Uffizi Gallery, Inv. 1914, n. 196.
I secolo AD
Height: m 1.16; depth: m. 1. 14; depth of ancient part: m. 1.02
The sculpture, attested in the Gallery since 1676, is an Imperial-Age Roman copy from a 430-420- BC Attic original referable to a Phidian workshop. The body was integrated with an ancient portrait head representing a woman whose features and hair are consistent with a deity (Hygeia in particular).
The sculpture structure is that of the seated Aphrodite once located in the Acropolis in Athens, with the original head recognizable as the so-called Sappho type.
The restoration intervention would be highly needed to remove the deposits of dust and grime that make the marble surface darker in places, impairing a correct legibility.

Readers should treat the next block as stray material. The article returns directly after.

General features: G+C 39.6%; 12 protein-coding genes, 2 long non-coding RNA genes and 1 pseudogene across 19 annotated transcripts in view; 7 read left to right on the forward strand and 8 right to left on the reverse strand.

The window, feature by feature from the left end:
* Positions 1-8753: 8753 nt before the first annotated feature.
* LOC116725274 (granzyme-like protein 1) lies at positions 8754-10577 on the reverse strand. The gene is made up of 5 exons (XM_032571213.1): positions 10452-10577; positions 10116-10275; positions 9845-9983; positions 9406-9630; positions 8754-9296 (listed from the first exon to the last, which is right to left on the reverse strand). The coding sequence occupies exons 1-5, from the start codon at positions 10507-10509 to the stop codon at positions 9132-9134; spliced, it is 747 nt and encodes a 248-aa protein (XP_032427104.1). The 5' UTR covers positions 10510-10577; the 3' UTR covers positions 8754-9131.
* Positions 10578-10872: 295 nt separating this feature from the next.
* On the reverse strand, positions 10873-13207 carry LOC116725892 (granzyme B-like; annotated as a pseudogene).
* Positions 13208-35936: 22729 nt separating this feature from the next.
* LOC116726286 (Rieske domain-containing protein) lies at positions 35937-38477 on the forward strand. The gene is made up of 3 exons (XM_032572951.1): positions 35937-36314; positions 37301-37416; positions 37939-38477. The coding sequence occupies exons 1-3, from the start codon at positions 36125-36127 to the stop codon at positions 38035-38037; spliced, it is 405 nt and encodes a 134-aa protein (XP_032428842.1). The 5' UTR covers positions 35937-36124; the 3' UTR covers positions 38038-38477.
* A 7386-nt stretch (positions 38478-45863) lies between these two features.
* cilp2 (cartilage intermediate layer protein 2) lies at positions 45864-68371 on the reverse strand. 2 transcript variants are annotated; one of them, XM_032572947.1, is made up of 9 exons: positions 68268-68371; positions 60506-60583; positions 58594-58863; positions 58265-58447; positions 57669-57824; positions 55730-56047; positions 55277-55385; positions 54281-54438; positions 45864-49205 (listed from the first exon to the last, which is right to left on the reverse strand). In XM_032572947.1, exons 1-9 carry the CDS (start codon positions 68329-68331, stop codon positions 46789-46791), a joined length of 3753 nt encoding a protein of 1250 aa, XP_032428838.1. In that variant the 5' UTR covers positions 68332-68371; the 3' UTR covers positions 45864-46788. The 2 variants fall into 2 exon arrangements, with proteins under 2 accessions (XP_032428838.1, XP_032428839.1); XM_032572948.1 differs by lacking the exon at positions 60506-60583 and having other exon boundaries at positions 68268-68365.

The wax layers accumulated over the centuries have altered the perception of perspective. The chromatically inhomogeneous aspect is due to the altered color of the coats of wax applied in previous maintenance and restoration interventions (for example at the base of the neck). A thorough cleaning, as well as replacement of lost or deteriorated fillings, would restore full legibility to one of the best replicas of a celebrated Phidian work, besides supplying the scientific support (mapping of integrations, photographic campaign) necessary for a deeper study.